The skills students are learning in Robotics are highly specialized and marketable, said Popa. “Our undergraduates co-op at local industries that use robotics, and our grad students complete masters and are in high demand because of the shortage of people who know how to use robots,” he said. The LARRI director said he hopes to expand the educational track to include a degree or certificate in robotics in the future.

Reaching out to other disciplines is necessary in the field of robotics, said Popa, but it is also a way to forge partnerships with other schools like medical school, nursing school, arts and sciences such a psychology and physical therapy.

These cross-disciplinary aspects enrich the educational experience for students. “It exposes students to multiple perspectives and they can see what students in other disciplines are doing, which makes them more prepared for the marketplace. We also have students who become interested in commercialization, and we’ve had the opportunity to have startups emerge from the Institute or even incubation. We are open to those ideas as well.”

As an engineer, Popa’s interest in robotics was initially sparked as a natural extension of his interest in physics, mathematics and engineering. “When you get something to move around, then it essentially comes alive, and impresses your visual senses,” he said. “What interests me currently is having the opportunity to team up with other disciplines, to expand knowledge in robotics as a stand-alone science.”

One of his newest projects involves human-like robots with friendly faces interacting with children at the University of Louisville Autism Center (ULAC). “The goal of the project is to try to quantify a new autism scale using robots, and to work on new interventions to increase the social skills of these children,” said Popa.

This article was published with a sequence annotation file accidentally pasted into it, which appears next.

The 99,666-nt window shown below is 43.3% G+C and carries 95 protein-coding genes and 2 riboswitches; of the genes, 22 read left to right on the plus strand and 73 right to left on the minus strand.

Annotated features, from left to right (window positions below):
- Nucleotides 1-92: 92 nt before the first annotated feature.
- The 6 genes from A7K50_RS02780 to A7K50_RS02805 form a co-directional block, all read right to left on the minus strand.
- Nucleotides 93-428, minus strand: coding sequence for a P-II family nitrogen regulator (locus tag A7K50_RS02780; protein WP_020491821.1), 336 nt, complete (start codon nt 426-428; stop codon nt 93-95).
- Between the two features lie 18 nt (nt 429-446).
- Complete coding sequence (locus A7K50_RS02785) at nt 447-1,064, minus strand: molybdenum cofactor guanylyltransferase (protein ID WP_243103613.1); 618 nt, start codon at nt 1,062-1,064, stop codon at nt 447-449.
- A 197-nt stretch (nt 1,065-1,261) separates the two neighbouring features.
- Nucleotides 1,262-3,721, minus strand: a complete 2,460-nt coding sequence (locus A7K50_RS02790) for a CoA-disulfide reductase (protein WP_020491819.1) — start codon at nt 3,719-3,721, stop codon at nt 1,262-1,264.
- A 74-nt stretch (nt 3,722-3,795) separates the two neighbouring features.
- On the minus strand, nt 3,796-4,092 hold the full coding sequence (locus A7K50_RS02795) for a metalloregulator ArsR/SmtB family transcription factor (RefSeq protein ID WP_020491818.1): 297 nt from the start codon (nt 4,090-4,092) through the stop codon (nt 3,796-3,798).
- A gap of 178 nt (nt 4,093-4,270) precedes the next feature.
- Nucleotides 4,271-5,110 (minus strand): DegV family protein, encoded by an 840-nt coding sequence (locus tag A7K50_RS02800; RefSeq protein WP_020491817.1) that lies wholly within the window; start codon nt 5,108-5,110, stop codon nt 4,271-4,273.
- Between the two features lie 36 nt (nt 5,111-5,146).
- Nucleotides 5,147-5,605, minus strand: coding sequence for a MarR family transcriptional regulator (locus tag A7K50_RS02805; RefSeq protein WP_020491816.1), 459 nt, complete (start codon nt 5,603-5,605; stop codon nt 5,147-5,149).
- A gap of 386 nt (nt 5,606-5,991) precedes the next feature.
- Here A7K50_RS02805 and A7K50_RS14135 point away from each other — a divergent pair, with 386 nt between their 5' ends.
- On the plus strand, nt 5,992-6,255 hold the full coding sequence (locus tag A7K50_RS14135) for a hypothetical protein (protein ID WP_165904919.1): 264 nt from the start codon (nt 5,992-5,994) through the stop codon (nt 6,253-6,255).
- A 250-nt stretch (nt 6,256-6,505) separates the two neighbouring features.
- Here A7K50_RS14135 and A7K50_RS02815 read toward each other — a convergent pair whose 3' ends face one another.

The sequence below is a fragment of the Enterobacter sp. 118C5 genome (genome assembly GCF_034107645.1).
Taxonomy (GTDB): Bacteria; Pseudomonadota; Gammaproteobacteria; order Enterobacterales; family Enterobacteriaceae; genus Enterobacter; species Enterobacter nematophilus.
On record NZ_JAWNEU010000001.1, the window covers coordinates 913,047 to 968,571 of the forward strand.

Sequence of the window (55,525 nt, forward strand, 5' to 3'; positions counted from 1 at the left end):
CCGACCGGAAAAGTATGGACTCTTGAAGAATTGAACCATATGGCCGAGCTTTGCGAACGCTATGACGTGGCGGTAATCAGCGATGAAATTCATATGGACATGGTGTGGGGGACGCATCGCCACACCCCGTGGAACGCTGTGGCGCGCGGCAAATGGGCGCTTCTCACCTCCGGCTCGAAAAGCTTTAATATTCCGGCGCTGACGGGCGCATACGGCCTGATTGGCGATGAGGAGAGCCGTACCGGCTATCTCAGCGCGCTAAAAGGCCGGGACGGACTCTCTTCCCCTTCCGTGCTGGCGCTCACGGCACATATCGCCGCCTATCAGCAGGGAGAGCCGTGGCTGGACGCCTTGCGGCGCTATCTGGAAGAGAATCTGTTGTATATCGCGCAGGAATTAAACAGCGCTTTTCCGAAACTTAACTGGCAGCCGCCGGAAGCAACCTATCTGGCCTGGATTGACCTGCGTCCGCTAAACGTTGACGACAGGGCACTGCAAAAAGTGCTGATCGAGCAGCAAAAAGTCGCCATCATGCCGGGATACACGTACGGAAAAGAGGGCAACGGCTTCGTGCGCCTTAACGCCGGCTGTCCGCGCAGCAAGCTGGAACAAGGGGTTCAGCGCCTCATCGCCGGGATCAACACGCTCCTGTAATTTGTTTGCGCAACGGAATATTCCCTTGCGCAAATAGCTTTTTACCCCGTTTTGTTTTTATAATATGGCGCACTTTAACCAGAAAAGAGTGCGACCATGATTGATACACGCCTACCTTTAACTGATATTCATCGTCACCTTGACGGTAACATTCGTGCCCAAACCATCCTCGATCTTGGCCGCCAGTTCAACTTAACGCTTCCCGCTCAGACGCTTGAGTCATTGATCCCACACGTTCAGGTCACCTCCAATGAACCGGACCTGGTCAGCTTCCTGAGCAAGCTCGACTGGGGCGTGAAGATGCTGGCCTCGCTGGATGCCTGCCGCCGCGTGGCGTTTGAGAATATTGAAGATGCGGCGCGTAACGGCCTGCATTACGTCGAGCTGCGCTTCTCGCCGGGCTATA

As the new frontier in artificial intelligence, the idea of human-machine interaction often prompts what Popa believes is a common misconception in the general public: robots are there not to displace workers but rather to help make them more productive. He cites healthcare as an example. “We don’t want to replace healthcare workers with robots but help them because they are overworked, exposed to dangerous pathogens, and have too many patients to care for, or the patients are very sick,” he said.

In fact, AI is helping healthcare in some revolutionary ways, said Popa. “We are seeing how it is taking care of the elderly, assisting with mobility impairments like exoskeletons where people relearn how to walk or to assist someone who can’t get up or out on their own.”

Despite the science fiction thread prevalent in the last 100 years, Popa said he is not concerned about a scenario where robots revolt or take over the human race. “It is very unlikely as long as we build robots with the goal of assisting humans and the express ability for people to control them,” he said. “It is much more likely we will need people who know how to maintain and repair them. On the other hand, there are always nefarious uses in the future. But I think the benefits will outweigh these negatives.”

As for creating a “perfect” robot, Popa is always optimistic. “We won’t be able to come close to what nature has built, but we can keep working on it.”